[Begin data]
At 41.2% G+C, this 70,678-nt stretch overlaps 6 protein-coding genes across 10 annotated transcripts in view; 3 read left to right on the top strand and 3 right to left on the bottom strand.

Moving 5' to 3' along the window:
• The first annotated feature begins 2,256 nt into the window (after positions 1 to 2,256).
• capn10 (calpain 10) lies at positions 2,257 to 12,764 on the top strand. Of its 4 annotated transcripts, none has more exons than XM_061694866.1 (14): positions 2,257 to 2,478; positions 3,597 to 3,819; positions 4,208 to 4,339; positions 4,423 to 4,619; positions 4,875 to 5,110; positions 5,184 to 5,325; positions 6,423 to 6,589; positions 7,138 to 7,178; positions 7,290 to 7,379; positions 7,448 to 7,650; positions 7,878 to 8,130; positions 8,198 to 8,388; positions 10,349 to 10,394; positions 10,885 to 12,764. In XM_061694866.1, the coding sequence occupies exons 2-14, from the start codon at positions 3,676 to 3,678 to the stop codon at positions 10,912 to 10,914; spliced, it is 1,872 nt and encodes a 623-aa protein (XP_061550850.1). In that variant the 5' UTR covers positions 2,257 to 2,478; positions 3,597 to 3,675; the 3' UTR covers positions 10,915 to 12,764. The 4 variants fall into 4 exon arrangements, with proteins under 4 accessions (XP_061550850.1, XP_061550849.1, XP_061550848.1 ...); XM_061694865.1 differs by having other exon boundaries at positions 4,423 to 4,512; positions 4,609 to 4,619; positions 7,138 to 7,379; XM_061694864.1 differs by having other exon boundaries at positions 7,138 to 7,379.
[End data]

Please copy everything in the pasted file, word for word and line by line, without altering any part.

At 41.2% G+C, this 70,678-nt stretch overlaps 6 protein-coding genes across 10 annotated transcripts in view; 3 read left to right on the top strand and 3 right to left on the bottom strand.

Moving 5' to 3' along the window:
• The first annotated feature begins 2,256 nt into the window (after positions 1 to 2,256).
• capn10 (calpain 10) lies at positions 2,257 to 12,764 on the top strand. Of its 4 annotated transcripts, none has more exons than XM_061694866.1 (14): positions 2,257 to 2,478; positions 3,597 to 3,819; positions 4,208 to 4,339; positions 4,423 to 4,619; positions 4,875 to 5,110; positions 5,184 to 5,325; positions 6,423 to 6,589; positions 7,138 to 7,178; positions 7,290 to 7,379; positions 7,448 to 7,650; positions 7,878 to 8,130; positions 8,198 to 8,388; positions 10,349 to 10,394; positions 10,885 to 12,764. In XM_061694866.1, the coding sequence occupies exons 2-14, from the start codon at positions 3,676 to 3,678 to the stop codon at positions 10,912 to 10,914; spliced, it is 1,872 nt and encodes a 623-aa protein (XP_061550850.1). In that variant the 5' UTR covers positions 2,257 to 2,478; positions 3,597 to 3,675; the 3' UTR covers positions 10,915 to 12,764. The 4 variants fall into 4 exon arrangements, with proteins under 4 accessions (XP_061550850.1, XP_061550849.1, XP_061550848.1 ...); XM_061694865.1 differs by having other exon boundaries at positions 4,423 to 4,512; positions 4,609 to 4,619; positions 7,138 to 7,379; XM_061694864.1 differs by having other exon boundaries at positions 7,138 to 7,379.